After retiring in 2017 from ministry in Presbyterian churches in the Republic, we moved north and engaged in a bit of “church tasting”. Although there was a friendly welcome everywhere and faithful biblical preaching, I was dissatisfied with the prayers for others, which tended to be brief and focused on the needs of the congregation – the sick and the sorrowing. The nearest we got to looking further outwards was to pray for mission teams. At that time there was an Assembly election campaign but you would not have known that from the Sunday prayers.
The downgrading (and sometimes removal) of prayers for others was something I had noticed when worshipping on holiday especially with new fellowships but it was sobering to realise when attending various Presbyterian churches how far this trend was embedded in my own denomination. John Witvliet’s article in Christianity Today December 2021 “If a Social Issue Matters to God, the Church Should Be Praying About It”** makes it clear that this also affects reformed as well as other churches in America. He writes …. “Painfully, in the worship of far too many churches, there is barely even a mention of the world’s horrors. Instead of lamenting, confessing, and interceding with specificity and honesty, these churches tend to avoid, deny, or minimize the public trauma that is all around them. The understandable desire for a respite from trauma ends up perpetuating a pattern of disengagement from society.”
There are many interrelated reasons for this liturgical silence. First, some churches operate with a thin, individualistic view of the gospel, focusing nearly all their liturgical attention on individual conversion and comfort. Second, some churches are conflict avoidant and eager to stay away from public controversy during worship. A third, perhaps underappreciated, reason is a pronounced decline in public intercessory prayer.
In many worship contexts today, intercessory prayer has fallen on hard times. It is stunning how often my students report that while their churches have robust practices of congregational singing and preaching, they include almost no prayer at all in public worship. They say their churches will pray about the physical health needs of members but never mention any larger societal concerns.
Permit me a bit of trumpet blowing about my own practice in ministry. I found often that there was more feedback to the prayers for others than to the sermon! I learned that it was important and fruitful to spend time praying about what I should lead people in prayer for others. I often would select an item in the news and seek to pray into that or take a sensitive topic and seek to pray scripturally and I trust compassionately. Once I sensed I should pray for people struggling with bitterness and was warmly thanked afterwards by one person for how helpful that had been to him that day. At weddings, as well as praying for the couple I would mention also those whose marriages had ended through death or divorce and for those who had no prospect of the blessing of marriage. At one reception, a divorced person whose situation I did not know said that that was the first time she had been prayed for in church. A single person quietly thanked me for a more sustained prayer about the challenges of singleness. Once we had an episode of vandalism in the church car park and I prayed specifically for the person or persons doing the damage that God would speak into whatever personal bitterness or darkness was driving them and somebody commented afterwards that that had helped him to have a more compassionate attitude to the situation. (We also prayed for those who had suffered damage!)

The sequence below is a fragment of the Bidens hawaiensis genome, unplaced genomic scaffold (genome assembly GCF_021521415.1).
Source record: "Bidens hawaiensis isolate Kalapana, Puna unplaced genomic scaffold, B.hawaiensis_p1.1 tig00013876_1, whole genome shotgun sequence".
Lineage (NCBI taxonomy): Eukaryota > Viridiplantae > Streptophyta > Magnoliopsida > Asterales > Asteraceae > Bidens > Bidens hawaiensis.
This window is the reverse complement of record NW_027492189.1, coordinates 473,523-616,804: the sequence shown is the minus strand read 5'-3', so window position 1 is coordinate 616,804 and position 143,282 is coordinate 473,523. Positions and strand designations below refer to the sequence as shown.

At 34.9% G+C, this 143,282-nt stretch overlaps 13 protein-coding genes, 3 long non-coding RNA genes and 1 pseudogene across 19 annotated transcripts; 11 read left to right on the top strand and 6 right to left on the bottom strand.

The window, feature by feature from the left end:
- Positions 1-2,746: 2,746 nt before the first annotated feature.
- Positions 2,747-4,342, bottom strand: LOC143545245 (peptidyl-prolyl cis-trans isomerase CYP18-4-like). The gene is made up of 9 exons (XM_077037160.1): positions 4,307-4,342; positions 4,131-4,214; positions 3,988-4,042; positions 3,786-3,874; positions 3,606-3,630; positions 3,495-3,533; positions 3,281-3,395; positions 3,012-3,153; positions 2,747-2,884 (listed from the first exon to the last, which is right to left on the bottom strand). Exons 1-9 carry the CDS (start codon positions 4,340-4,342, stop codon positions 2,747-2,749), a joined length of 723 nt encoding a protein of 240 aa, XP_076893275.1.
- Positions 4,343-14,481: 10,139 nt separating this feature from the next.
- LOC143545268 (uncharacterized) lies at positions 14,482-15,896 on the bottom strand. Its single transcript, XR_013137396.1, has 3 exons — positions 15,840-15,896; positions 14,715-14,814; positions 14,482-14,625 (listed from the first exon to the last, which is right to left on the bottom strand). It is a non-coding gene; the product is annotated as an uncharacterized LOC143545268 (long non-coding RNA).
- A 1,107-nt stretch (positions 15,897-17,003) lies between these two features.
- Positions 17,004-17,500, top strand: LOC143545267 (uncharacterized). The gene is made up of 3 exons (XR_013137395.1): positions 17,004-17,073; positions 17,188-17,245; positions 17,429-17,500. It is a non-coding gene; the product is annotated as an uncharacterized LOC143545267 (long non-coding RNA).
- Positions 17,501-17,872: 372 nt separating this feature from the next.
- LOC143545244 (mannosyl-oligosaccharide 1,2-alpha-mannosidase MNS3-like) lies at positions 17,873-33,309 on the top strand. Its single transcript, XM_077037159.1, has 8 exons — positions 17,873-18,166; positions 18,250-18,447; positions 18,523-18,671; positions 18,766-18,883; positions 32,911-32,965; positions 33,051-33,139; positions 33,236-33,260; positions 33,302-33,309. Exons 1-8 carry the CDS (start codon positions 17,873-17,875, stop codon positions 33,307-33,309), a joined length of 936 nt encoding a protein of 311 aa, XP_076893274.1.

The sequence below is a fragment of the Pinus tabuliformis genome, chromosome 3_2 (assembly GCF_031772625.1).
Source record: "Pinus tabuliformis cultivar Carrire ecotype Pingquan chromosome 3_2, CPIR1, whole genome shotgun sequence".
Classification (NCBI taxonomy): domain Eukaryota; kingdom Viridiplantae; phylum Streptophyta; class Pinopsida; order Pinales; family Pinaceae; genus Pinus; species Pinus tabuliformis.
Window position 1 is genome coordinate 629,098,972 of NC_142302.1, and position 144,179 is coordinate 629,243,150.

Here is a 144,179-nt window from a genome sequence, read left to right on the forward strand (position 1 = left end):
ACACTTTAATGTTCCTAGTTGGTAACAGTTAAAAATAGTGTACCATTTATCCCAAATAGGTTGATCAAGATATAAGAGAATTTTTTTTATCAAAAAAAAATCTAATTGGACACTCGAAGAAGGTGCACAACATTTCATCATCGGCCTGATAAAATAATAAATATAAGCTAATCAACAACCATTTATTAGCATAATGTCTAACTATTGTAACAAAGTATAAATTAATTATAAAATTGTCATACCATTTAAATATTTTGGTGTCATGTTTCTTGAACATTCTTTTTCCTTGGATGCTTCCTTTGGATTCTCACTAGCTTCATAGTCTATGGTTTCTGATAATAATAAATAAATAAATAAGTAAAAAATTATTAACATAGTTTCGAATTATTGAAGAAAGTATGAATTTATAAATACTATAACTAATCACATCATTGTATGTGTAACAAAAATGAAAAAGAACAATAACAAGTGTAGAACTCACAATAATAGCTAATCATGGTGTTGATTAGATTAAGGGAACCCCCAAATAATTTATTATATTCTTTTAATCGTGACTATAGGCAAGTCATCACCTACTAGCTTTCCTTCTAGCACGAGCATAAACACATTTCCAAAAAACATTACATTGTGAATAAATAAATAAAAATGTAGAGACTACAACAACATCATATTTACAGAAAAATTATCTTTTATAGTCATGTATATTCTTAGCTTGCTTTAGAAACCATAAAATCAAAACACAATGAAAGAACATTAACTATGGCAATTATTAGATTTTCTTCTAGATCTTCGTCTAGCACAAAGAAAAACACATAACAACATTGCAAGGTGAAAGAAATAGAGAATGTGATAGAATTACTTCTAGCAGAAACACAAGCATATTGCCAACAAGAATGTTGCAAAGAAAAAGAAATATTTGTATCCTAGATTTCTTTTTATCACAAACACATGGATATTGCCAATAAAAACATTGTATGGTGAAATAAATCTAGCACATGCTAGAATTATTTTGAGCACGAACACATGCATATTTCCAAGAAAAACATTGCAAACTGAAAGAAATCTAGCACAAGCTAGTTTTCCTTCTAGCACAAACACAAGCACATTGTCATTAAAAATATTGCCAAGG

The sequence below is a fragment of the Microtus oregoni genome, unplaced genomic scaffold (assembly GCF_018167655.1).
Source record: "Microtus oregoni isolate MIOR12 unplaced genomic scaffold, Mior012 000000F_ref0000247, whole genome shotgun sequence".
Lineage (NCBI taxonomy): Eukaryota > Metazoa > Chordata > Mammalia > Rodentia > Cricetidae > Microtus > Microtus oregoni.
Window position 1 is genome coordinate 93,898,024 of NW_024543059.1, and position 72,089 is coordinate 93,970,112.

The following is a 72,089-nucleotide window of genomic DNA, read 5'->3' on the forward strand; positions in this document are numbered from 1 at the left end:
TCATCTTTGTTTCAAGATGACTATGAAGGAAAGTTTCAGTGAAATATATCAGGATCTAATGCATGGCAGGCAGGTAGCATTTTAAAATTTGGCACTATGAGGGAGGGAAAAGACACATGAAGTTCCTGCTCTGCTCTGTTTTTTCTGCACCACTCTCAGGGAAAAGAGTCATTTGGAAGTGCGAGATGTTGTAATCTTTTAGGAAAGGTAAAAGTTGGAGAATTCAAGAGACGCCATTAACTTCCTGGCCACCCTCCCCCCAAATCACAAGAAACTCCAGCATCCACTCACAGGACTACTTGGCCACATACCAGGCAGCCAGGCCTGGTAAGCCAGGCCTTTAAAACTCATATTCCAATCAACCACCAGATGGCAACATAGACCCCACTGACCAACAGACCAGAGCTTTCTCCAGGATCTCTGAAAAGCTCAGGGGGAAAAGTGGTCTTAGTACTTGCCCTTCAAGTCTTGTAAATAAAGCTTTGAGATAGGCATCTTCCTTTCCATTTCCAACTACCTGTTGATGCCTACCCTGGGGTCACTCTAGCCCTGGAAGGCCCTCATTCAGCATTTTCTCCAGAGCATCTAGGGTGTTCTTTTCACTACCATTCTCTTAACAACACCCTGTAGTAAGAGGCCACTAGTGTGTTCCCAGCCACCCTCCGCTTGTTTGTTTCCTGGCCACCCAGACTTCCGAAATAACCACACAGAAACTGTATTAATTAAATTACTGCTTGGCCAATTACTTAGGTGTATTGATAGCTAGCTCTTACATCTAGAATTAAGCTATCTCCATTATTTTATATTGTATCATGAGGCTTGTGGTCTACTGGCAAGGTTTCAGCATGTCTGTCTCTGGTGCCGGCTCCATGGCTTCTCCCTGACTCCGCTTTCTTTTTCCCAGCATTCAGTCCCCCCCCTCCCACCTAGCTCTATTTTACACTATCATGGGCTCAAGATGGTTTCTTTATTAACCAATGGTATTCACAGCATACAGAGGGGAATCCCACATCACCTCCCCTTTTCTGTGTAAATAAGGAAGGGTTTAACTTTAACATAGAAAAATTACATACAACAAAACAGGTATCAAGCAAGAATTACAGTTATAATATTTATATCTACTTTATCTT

Let me challenge and encourage those who lead worship to give attention to praying for others, especially where there is no liturgical format such as in Church of Ireland practice. It is good to have a checklist: personal needs, church life, the local community, politics and government, international mission and world concerns. A newspaper can be a good guide to “what’s hot”. Witvliet’s article gives some creative suggestions. If the reformed practice is followed of having intercessions after the sermon as part of the response to what has been shared, then issues raised in the sermon can be followed through.
To be clear, it is good and right to pray for personal needs of those close to us and for mission teams, but more is needed. The story of the Good Samaritan reminds us that loving our neighbor involves loving beyond our own tribe and prayer is one, perhaps neglected, means of loving. We need to find ways of praying for those we find hard to love.
John Faris is married to Heather and they have two adult children. He has served as a Presbyterian minister in North Belfast, Co Fermanagh and then in Co Cork until 2017. Although still a supporter of Munster rugby, he retired to become an Ulster Scot once again. He retains involvement in the Presbytery of Dublin & Munster, and compiles the fortnightly Presbyterian Notes in the Irish Times.
Please note that the statements and views expressed in this article are those of the author and do not necessarily represent those of Contemporary Christianity.